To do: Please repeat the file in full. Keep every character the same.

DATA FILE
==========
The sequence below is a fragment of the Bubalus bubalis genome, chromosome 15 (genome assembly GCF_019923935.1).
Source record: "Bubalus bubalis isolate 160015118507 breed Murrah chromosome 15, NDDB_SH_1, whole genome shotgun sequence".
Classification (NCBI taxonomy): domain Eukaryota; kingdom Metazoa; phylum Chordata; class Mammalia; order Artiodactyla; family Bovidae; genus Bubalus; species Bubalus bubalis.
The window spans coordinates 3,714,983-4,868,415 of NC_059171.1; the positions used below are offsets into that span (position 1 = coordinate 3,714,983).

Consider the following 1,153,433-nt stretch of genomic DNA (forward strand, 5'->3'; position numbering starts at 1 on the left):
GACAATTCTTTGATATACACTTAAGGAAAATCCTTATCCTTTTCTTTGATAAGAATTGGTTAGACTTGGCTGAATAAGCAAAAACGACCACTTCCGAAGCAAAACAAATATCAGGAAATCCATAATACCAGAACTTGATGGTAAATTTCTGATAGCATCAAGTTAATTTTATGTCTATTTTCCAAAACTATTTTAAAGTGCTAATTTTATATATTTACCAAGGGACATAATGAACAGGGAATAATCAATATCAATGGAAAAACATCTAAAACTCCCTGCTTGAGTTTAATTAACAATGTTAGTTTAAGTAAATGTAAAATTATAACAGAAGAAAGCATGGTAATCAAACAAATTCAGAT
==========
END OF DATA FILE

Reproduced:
The sequence below is a fragment of the Bubalus bubalis genome, chromosome 15 (genome assembly GCF_019923935.1).
Source record: "Bubalus bubalis isolate 160015118507 breed Murrah chromosome 15, NDDB_SH_1, whole genome shotgun sequence".
Classification (NCBI taxonomy): domain Eukaryota; kingdom Metazoa; phylum Chordata; class Mammalia; order Artiodactyla; family Bovidae; genus Bubalus; species Bubalus bubalis.
The window spans coordinates 3,714,983-4,868,415 of NC_059171.1; the positions used below are offsets into that span (position 1 = coordinate 3,714,983).

Consider the following 1,153,433-nt stretch of genomic DNA (forward strand, 5'->3'; position numbering starts at 1 on the left):
GACAATTCTTTGATATACACTTAAGGAAAATCCTTATCCTTTTCTTTGATAAGAATTGGTTAGACTTGGCTGAATAAGCAAAAACGACCACTTCCGAAGCAAAACAAATATCAGGAAATCCATAATACCAGAACTTGATGGTAAATTTCTGATAGCATCAAGTTAATTTTATGTCTATTTTCCAAAACTATTTTAAAGTGCTAATTTTATATATTTACCAAGGGACATAATGAACAGGGAATAATCAATATCAATGGAAAAACATCTAAAACTCCCTGCTTGAGTTTAATTAACAATGTTAGTTTAAGTAAATGTAAAATTATAACAGAAGAAAGCATGGTAATCAAACAAATTCAGAT